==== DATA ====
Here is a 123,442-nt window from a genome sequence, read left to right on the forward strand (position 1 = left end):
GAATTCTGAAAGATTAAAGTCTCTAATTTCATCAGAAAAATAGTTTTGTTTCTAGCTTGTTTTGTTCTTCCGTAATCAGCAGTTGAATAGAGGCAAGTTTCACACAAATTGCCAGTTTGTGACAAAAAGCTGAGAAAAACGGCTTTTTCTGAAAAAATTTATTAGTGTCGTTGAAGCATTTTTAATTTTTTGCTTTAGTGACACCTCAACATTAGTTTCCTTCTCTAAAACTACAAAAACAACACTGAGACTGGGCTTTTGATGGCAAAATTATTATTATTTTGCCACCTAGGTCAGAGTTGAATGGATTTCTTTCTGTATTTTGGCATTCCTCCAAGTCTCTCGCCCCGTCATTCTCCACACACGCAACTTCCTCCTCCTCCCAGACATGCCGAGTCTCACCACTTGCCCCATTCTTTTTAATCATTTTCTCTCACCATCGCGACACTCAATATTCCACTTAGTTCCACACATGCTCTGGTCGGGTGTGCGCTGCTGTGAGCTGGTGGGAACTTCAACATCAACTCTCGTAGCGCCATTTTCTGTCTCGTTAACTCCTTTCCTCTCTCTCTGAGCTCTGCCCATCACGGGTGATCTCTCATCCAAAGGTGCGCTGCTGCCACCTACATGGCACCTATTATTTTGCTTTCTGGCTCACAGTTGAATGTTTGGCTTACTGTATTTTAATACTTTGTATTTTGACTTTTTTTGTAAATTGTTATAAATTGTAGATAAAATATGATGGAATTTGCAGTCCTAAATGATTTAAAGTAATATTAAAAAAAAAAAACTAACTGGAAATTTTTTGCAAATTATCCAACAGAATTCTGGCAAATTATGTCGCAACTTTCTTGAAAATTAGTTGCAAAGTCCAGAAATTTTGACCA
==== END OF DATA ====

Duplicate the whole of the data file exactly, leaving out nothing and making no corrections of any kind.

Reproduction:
Here is a 123,442-nt window from a genome sequence, read left to right on the forward strand (position 1 = left end):
GAATTCTGAAAGATTAAAGTCTCTAATTTCATCAGAAAAATAGTTTTGTTTCTAGCTTGTTTTGTTCTTCCGTAATCAGCAGTTGAATAGAGGCAAGTTTCACACAAATTGCCAGTTTGTGACAAAAAGCTGAGAAAAACGGCTTTTTCTGAAAAAATTTATTAGTGTCGTTGAAGCATTTTTAATTTTTTGCTTTAGTGACACCTCAACATTAGTTTCCTTCTCTAAAACTACAAAAACAACACTGAGACTGGGCTTTTGATGGCAAAATTATTATTATTTTGCCACCTAGGTCAGAGTTGAATGGATTTCTTTCTGTATTTTGGCATTCCTCCAAGTCTCTCGCCCCGTCATTCTCCACACACGCAACTTCCTCCTCCTCCCAGACATGCCGAGTCTCACCACTTGCCCCATTCTTTTTAATCATTTTCTCTCACCATCGCGACACTCAATATTCCACTTAGTTCCACACATGCTCTGGTCGGGTGTGCGCTGCTGTGAGCTGGTGGGAACTTCAACATCAACTCTCGTAGCGCCATTTTCTGTCTCGTTAACTCCTTTCCTCTCTCTCTGAGCTCTGCCCATCACGGGTGATCTCTCATCCAAAGGTGCGCTGCTGCCACCTACATGGCACCTATTATTTTGCTTTCTGGCTCACAGTTGAATGTTTGGCTTACTGTATTTTAATACTTTGTATTTTGACTTTTTTTGTAAATTGTTATAAATTGTAGATAAAATATGATGGAATTTGCAGTCCTAAATGATTTAAAGTAATATTAAAAAAAAAAAACTAACTGGAAATTTTTTGCAAATTATCCAACAGAATTCTGGCAAATTATGTCGCAACTTTCTTGAAAATTAGTTGCAAAGTCCAGAAATTTTGACCA